Yemen’s foreign minister – Abdul Malik al-Mekhlafi – of the Saudi (and US) backed Yemeni government condemned the US attack on Yakla as ‘extrajudicial killings.’ There was no mention by establishment liberals such as Van Jones of the illegal nature of the raid. Nor did he demand a ‘Benghazi-scale’ investigation of the Yakla raid. Nor did he condemn the way Trump used the death of Ryan Owen to bolster his desire to increase military spending. None of that was on offer. Establishment liberals are as complicit as the Trump administration in such atrocities as the killing of civilians and the inhumane expenditure on military hardware rather than social goods.
The ‘military industrial complex’ has metastasized into each section of the US government, into each Congressional district. It is like Stage 4 cancer – rigid to the bones of American institutions. The obscenity of it cannot be questioned because of the fog of patriotism. To be a patriot is measured not based on your commitment to end hunger and illiteracy amongst your people. Rather it is measured based on your commitment to give your people a gun in their hands and to make sure your military is funded beyond imagination. Countries are hollowed out by such poor distribution of their resources and by imperial wars that can never be won.

Is Recusal Necessary? Trump: "I Don't Think So." Then Sessions Recuses Himself.

Like his former national security advisor Michale Flynn and despite widespread calls for resignation, president affirms "total confidence" in Attorney General Jeff Sessions

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Responding to growing pressure both from his colleagues and the public at large, Attorney General Jeff Sessions announced Thursday that he is recusing himself from federal investigations into possible Russian interference in the 2016 election.  

Though he continued to deny the accusation that he lied under oath as "totally false," Sessions said he spoke with his staff and they recommended recusal. "They said that, since I had involvement with the campaign, I should not be part of any campaign investigation," Sessions said.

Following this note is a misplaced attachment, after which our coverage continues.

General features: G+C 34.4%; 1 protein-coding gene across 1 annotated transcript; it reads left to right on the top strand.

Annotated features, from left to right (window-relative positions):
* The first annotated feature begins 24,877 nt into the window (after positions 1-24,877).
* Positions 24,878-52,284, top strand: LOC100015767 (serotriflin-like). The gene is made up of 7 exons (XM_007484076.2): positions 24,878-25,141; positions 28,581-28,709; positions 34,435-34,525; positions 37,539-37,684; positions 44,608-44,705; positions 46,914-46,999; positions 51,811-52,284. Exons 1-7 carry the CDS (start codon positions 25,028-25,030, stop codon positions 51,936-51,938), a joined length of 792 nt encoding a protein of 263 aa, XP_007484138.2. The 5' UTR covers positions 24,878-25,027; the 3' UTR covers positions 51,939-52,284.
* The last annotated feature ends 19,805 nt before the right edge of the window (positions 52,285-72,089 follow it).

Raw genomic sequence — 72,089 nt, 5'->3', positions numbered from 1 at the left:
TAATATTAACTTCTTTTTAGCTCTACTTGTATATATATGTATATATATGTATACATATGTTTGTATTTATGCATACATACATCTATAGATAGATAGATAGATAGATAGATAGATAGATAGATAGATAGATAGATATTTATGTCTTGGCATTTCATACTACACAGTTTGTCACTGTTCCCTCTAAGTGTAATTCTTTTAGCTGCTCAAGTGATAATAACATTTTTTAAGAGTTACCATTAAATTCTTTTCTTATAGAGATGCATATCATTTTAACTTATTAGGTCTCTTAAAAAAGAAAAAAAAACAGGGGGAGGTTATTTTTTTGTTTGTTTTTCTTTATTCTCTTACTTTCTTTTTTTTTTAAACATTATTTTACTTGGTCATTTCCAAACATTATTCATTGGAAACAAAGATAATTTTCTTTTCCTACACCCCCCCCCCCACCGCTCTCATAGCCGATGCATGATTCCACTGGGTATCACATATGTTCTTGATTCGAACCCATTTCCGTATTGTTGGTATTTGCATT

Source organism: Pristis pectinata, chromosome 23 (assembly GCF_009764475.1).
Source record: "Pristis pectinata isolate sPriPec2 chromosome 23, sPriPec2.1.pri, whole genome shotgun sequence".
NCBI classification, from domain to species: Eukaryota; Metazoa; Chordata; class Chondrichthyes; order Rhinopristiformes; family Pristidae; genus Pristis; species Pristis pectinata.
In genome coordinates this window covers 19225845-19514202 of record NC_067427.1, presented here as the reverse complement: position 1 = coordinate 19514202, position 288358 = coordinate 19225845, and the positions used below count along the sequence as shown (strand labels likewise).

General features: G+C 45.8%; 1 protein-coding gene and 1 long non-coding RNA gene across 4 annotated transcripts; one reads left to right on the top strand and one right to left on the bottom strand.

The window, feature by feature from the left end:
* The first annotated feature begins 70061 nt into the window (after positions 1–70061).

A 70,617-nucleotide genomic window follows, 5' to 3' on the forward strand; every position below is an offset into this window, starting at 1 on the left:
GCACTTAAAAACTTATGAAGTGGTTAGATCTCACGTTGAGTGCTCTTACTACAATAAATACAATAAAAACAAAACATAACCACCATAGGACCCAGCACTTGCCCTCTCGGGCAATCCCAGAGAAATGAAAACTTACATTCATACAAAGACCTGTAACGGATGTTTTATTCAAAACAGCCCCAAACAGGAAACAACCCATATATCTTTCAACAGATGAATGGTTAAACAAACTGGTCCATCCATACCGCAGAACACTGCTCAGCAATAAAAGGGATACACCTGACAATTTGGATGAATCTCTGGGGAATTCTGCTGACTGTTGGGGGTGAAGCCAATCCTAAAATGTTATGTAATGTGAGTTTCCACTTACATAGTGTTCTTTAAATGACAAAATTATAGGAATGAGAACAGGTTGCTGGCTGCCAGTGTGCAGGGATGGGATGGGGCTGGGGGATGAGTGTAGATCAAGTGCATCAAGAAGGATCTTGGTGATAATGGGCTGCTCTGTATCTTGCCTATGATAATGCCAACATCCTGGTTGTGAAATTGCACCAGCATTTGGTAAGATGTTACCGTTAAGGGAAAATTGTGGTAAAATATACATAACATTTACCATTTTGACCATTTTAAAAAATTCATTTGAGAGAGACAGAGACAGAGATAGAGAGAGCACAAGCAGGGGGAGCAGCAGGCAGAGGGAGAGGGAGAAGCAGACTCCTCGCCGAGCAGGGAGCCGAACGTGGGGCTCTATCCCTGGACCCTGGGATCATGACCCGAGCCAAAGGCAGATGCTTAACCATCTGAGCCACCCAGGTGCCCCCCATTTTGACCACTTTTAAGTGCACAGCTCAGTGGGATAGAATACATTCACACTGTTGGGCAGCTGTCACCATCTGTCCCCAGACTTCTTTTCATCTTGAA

"This announcement should not be interpreted as confirmation of the existence of any investigation or suggestive of the scope of any such investigation," he added.
While members of his staff may have recommended the move, it appears as though Sessions' boss, President Donald Trump, thought the recusal was wholly unnecessary.

Asked by reporters on Thursday afternoon if Sessions should submit to the demands for recusal, Trump answered, "I don't think so at all." And repeated, "I don't think so at all."

Trump said he had "total confidence" in his Attorney General and when asked by another reporter if and when he was aware that Sessions had spoken to Russia's ambassador, Trump replied, "I wasn't aware at all."

On First Day in Office, Zinke Axes Rule Protecting Wildlife from Lead Poisoning

After he rode to work on a horse

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On his first full day in office Thursday, newly-confirmed Interior Secretary Ryan Zinke rode a horse to work and proceeded to repeal a rule that protected plants and animals from lead poisoning.

The former Montana congressman's order (pdf) overturned a policy put into place by former Fish and Wildlife Service (FWS) director Dan Ashe on January 19, before the Obama administration left office, that banned the use of lead ammunition and fishing tackle in FWS wildlife refuges and other federal lands that allow hunting or fishing.